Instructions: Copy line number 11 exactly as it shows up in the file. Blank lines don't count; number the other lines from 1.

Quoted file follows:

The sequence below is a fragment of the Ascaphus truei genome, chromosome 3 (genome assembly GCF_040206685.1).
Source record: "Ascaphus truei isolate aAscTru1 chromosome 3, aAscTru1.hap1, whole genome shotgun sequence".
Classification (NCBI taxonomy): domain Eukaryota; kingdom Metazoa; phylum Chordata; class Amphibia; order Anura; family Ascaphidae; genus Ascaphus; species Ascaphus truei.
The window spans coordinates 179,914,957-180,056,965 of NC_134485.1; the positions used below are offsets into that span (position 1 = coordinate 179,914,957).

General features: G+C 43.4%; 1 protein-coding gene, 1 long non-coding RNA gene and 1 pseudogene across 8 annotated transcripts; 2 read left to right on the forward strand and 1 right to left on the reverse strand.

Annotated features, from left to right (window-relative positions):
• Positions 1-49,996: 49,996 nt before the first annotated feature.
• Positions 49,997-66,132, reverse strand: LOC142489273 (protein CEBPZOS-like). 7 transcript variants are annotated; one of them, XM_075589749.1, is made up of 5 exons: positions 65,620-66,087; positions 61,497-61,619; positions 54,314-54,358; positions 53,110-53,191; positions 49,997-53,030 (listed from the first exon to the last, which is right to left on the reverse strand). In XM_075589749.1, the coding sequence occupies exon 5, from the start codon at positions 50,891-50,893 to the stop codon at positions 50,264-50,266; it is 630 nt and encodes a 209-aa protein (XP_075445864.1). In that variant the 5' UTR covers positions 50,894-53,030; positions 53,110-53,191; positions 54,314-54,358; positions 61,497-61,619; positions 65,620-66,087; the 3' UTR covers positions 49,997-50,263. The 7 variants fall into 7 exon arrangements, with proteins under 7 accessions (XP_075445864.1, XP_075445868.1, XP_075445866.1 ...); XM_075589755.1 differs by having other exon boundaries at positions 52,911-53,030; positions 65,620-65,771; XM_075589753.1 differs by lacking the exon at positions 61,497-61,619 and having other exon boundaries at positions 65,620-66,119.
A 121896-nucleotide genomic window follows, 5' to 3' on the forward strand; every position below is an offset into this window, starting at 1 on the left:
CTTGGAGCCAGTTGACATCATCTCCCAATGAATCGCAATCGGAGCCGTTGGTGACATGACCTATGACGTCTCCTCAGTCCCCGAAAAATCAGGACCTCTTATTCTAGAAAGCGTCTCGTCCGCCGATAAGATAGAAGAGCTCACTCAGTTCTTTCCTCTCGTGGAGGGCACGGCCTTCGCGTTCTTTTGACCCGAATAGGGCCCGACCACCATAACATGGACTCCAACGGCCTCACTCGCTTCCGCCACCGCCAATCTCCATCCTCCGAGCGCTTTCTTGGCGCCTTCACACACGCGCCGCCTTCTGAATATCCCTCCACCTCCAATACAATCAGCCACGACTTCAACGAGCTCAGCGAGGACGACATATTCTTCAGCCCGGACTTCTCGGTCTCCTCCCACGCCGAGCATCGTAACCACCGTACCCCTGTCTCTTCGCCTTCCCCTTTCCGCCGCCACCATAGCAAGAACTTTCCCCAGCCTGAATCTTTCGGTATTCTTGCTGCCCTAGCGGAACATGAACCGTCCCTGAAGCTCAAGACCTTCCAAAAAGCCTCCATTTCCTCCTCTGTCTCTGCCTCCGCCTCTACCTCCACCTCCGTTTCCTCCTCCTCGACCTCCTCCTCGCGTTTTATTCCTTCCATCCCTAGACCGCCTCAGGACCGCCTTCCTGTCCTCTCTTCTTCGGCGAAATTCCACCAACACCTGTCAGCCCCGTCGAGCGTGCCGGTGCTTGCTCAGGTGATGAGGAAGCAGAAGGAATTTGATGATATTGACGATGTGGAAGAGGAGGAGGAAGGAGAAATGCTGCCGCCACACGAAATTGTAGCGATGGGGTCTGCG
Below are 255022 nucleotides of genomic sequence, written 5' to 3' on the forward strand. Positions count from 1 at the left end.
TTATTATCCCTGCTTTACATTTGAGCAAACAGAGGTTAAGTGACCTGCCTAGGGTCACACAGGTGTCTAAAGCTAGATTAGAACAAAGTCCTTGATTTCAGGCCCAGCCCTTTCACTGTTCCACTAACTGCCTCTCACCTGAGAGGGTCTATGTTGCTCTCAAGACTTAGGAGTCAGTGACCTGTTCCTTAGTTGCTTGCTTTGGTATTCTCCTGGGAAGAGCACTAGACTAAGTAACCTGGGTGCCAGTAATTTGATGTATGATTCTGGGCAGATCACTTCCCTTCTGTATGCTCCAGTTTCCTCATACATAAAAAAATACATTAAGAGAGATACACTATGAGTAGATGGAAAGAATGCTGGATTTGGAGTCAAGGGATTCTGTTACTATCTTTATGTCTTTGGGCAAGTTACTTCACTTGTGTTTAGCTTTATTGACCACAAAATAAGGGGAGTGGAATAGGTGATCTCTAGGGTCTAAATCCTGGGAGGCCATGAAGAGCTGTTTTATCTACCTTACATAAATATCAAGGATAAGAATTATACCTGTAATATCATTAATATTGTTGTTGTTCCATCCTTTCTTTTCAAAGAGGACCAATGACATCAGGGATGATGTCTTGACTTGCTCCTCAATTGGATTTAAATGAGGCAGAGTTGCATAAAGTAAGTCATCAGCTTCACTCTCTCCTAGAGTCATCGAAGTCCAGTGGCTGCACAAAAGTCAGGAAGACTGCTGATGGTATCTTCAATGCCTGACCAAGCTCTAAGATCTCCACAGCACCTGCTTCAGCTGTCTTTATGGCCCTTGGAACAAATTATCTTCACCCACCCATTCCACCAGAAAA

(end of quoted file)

Below are 255022 nucleotides of genomic sequence, written 5' to 3' on the forward strand. Positions count from 1 at the left end.